VAL D‘ISERE, France (Reuters) - Canada could hardly have asked for a better end to the world championships ahead of next year’s Winter Olympics than Vancouver-born Michael Janyk’s bronze medal in the men’s slalom on Sunday.
Not only was it the first medal ever won by Canada in a world championships slalom, it also came after the unexpected downhill victory by John Kucera, who became the first Canadian alpine skiing world champion last week.
“To see John on top of the podium showed us that we were not a third-rate country in alpine skiing, that we could again compete at the highest level with the very best,” said the 26-year-old Janyk.
The slalom specialist will feel particularly at home at next year’s Games with the alpine skiing events taking place in Whistler Mountain, the resort where he lives with his parents and his younger sister Britt, a fellow Canadian squad member.
“I live about five minutes from the finish line. I even broke my leg on this piste at 13 doing free skiing,” he said.
“There will be a lot of pressure of course, especially after this, but any skier can only rejoice about skiing at home, in front of family and friends.”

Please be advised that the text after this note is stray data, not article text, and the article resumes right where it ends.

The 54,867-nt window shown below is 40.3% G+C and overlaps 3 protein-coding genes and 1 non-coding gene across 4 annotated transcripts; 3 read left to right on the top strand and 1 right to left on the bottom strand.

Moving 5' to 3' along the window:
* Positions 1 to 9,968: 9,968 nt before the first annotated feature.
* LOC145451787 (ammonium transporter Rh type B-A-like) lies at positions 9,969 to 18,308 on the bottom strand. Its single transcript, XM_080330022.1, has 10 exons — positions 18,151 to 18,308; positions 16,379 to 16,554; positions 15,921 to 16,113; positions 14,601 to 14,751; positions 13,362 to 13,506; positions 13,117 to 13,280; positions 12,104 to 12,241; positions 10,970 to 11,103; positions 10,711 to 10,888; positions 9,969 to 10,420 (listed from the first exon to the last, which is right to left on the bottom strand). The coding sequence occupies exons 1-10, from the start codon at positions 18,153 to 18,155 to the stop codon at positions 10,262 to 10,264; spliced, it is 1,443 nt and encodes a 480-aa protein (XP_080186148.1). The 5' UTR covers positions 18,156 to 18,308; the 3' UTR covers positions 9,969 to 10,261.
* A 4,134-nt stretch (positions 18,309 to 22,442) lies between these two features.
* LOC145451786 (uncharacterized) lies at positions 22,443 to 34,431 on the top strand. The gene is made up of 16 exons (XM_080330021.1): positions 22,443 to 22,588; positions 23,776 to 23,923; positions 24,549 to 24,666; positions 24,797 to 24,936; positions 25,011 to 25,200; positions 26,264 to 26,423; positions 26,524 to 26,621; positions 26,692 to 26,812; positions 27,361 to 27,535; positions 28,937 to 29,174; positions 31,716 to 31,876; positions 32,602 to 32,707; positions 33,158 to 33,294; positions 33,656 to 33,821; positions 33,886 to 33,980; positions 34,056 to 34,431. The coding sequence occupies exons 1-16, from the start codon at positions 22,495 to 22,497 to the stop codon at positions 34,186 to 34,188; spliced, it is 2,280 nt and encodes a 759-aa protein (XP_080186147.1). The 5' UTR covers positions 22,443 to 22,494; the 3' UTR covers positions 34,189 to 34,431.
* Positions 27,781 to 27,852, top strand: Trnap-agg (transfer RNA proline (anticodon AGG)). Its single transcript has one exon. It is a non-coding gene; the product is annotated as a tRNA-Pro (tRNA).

While Britt has already experienced World Cup victory by winning a downhill in Aspen last season, Michael only had one World Cup podium to his credit, in 2006 in Beaver Creek.
Only ninth after the first run, he skied a clean second leg and watched in amazement as six skiers starting behind him crashed out of contention, handing him a medal behind Austria’s Manfred Pranger and France’s Julien Lizeroux.
“It was really a nail-biting moment waiting in the finish for the others to go down. The last couple of years and all the struggle to make it up to that point came back to mind,” said Janyk, who was hampered by a lingering back injury for most of 2007.
Editing by Padraic Halpin